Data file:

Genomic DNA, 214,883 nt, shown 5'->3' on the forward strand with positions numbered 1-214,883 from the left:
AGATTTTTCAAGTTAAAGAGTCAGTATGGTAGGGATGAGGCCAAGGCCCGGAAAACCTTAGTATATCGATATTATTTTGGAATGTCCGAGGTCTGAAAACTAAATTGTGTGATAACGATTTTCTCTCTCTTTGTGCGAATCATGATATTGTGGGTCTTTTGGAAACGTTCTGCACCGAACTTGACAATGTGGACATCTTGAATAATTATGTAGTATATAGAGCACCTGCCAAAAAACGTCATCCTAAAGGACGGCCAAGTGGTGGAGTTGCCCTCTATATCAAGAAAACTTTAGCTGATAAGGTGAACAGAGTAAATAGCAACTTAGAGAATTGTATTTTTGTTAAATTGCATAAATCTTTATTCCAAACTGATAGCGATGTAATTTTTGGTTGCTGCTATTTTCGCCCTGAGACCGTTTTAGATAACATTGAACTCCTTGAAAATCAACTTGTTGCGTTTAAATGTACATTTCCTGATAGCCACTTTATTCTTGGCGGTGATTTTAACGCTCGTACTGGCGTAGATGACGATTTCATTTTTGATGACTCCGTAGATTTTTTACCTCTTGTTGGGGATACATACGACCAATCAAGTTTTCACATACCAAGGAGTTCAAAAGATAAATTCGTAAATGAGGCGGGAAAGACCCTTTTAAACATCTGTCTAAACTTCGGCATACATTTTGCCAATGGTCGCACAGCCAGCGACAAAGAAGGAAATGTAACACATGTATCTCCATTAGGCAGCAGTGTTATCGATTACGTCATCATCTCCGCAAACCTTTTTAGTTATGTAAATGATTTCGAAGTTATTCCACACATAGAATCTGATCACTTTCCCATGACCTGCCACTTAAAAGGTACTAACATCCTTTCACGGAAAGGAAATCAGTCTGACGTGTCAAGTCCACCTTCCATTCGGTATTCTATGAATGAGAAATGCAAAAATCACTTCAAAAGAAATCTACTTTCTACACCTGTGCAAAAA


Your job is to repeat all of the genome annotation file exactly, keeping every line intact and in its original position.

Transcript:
Genomic DNA, 214,883 nt, shown 5'->3' on the forward strand with positions numbered 1-214,883 from the left:
AGATTTTTCAAGTTAAAGAGTCAGTATGGTAGGGATGAGGCCAAGGCCCGGAAAACCTTAGTATATCGATATTATTTTGGAATGTCCGAGGTCTGAAAACTAAATTGTGTGATAACGATTTTCTCTCTCTTTGTGCGAATCATGATATTGTGGGTCTTTTGGAAACGTTCTGCACCGAACTTGACAATGTGGACATCTTGAATAATTATGTAGTATATAGAGCACCTGCCAAAAAACGTCATCCTAAAGGACGGCCAAGTGGTGGAGTTGCCCTCTATATCAAGAAAACTTTAGCTGATAAGGTGAACAGAGTAAATAGCAACTTAGAGAATTGTATTTTTGTTAAATTGCATAAATCTTTATTCCAAACTGATAGCGATGTAATTTTTGGTTGCTGCTATTTTCGCCCTGAGACCGTTTTAGATAACATTGAACTCCTTGAAAATCAACTTGTTGCGTTTAAATGTACATTTCCTGATAGCCACTTTATTCTTGGCGGTGATTTTAACGCTCGTACTGGCGTAGATGACGATTTCATTTTTGATGACTCCGTAGATTTTTTACCTCTTGTTGGGGATACATACGACCAATCAAGTTTTCACATACCAAGGAGTTCAAAAGATAAATTCGTAAATGAGGCGGGAAAGACCCTTTTAAACATCTGTCTAAACTTCGGCATACATTTTGCCAATGGTCGCACAGCCAGCGACAAAGAAGGAAATGTAACACATGTATCTCCATTAGGCAGCAGTGTTATCGATTACGTCATCATCTCCGCAAACCTTTTTAGTTATGTAAATGATTTCGAAGTTATTCCACACATAGAATCTGATCACTTTCCCATGACCTGCCACTTAAAAGGTACTAACATCCTTTCACGGAAAGGAAATCAGTCTGACGTGTCAAGTCCACCTTCCATTCGGTATTCTATGAATGAGAAATGCAAAAATCACTTCAAAAGAAATCTACTTTCTACACCTGTGCAAAAA